Whether you’re looking for a DSP or SSP, the process can be overwhelming. The market is inundated with options. Make sure you look for a supply side platform that’s well-connected. The wider the range of associations to inventory outlets, the wider the potential ad inventory.

Other important considerations include technical support offered and the ability to optimize campaigns for frequency caps, budgets and creative. Transparency about how the DSP or SSP makes its money is another item to be mindful of.

Finally, data is the name of the game here. Look for vendors who have access to reputable data management platforms (DMPs) and allow buyers to leverage first- or third-party data sources.

3. Avoid Data-Overlay Over-Targeting

The holy grail of marketing is to find the perfect message to deliver during points along the consumer decision journey. The use of data now allows marketers to pinpoint by specific demographics, activities and interests.

Scale can be hard to find in the U.S. Hispanic marketplace, especially if you’re looking for high-quality inventory. During the planning stage, coordinate with your SSP or publisher partner to determine the viability of an upcoming campaign and to see how much data targeting will prove useful. When setting up a PMP, be sure to include in your request for proposal (RFP) a question about how much data overlay the SSP or publisher can offer while still providing the necessary scale you seek.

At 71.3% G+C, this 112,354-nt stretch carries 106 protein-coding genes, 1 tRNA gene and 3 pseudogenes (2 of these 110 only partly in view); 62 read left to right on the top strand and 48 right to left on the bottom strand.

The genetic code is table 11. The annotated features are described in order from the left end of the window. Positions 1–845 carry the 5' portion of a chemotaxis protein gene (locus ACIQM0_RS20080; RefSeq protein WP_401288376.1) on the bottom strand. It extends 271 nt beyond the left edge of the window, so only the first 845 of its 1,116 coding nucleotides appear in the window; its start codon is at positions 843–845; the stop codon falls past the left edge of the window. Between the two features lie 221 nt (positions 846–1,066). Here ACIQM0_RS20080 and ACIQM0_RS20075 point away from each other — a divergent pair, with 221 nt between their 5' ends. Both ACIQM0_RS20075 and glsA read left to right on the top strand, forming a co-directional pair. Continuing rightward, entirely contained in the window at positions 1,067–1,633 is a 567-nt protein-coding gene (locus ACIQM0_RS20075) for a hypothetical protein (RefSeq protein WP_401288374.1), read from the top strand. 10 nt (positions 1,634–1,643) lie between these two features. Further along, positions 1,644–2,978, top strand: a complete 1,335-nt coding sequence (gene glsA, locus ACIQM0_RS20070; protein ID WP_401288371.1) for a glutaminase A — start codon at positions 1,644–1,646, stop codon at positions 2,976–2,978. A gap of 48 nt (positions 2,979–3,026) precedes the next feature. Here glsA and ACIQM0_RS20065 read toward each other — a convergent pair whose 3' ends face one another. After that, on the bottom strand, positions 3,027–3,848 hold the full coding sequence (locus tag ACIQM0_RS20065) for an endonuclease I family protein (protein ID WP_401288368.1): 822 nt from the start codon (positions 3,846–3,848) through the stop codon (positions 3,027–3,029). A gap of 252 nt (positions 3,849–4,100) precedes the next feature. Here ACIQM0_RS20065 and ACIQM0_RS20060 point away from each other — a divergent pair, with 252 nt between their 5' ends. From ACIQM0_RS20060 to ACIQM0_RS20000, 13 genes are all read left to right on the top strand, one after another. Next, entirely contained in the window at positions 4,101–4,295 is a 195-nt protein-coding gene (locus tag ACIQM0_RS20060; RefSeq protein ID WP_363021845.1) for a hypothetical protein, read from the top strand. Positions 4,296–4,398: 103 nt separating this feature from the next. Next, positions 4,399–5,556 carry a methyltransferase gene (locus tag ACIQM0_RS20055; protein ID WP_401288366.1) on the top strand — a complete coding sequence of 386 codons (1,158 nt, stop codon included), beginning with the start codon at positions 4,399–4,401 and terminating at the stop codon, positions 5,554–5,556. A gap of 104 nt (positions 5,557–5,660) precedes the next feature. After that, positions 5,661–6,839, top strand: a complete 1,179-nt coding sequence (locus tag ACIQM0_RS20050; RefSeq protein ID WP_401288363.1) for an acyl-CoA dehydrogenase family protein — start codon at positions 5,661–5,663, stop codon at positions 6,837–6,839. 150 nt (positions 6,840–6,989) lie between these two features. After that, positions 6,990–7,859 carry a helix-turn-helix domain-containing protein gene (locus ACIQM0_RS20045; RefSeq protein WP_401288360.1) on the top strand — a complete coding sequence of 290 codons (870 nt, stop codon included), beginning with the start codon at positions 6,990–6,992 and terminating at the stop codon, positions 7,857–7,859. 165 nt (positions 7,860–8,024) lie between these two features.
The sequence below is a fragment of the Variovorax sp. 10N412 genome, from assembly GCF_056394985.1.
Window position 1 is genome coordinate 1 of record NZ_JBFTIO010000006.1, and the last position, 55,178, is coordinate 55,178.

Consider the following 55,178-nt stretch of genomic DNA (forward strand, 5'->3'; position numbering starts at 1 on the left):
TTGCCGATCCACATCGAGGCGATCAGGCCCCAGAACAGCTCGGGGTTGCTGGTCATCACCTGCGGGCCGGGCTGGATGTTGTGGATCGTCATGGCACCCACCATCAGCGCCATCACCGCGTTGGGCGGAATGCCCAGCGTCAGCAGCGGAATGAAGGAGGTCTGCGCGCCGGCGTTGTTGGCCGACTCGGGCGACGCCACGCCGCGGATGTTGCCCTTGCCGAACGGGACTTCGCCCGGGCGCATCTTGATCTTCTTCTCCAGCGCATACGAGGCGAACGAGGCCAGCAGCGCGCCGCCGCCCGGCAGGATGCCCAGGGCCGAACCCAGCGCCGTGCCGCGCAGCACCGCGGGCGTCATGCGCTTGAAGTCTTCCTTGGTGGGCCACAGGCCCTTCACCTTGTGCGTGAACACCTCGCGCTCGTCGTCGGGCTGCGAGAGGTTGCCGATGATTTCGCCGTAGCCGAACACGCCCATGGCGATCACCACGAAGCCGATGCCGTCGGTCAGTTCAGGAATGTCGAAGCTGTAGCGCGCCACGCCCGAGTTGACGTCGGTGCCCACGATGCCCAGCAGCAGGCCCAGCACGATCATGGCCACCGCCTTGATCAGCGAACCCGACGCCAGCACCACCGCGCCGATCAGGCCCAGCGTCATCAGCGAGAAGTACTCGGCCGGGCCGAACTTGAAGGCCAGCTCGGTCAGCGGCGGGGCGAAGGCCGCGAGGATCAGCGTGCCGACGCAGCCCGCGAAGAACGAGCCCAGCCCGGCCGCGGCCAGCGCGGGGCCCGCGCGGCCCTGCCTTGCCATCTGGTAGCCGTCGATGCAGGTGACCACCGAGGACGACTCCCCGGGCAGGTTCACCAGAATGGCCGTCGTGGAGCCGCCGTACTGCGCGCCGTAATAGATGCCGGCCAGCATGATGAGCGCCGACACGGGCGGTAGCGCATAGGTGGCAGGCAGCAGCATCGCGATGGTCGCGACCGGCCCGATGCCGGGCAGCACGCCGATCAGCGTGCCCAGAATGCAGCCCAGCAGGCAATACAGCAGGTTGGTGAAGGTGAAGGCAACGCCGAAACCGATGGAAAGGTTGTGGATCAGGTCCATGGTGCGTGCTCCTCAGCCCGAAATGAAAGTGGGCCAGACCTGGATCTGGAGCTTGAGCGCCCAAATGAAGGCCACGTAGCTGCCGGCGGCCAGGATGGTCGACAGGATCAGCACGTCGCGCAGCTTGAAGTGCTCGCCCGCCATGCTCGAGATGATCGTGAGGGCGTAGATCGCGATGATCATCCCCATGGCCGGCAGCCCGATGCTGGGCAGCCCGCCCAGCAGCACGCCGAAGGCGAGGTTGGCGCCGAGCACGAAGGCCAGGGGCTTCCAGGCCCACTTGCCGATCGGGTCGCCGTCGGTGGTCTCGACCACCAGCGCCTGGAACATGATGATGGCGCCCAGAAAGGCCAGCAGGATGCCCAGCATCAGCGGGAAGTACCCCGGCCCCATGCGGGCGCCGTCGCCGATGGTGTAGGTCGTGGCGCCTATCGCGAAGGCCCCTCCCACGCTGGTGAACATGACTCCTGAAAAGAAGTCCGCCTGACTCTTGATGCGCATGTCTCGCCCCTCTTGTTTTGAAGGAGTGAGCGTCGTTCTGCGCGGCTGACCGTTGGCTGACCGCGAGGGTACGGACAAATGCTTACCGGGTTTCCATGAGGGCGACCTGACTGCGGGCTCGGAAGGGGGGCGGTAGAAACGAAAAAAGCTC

Remember: Each layer of data targeting filters out more consumers. Too many layers will hinder your ability to reach desired impression goals. When targeting the Hispanic market, many clients want to add multiple layers of Hispanic user data. Some even want to target by browsers set to Spanish language. Doing so can be problematic, given already limited U.S Latino online video inventory. By finding a supply partner that has already aggregated premium Hispanic specific inventory (such as NGL Media), you have the flexibility to remove overly restrictive data targeting.

4. Hold Your Supply Chain Accountable

Huge brands like P&G and Unilever are leading the charge against digital pain points. Issues like brand safety, bot fraud/invalid traffic and performance errors have filled the trade headlines as of late. Every part of the supply chain must be held accountable: from exchanges to media companies to ad tech partners.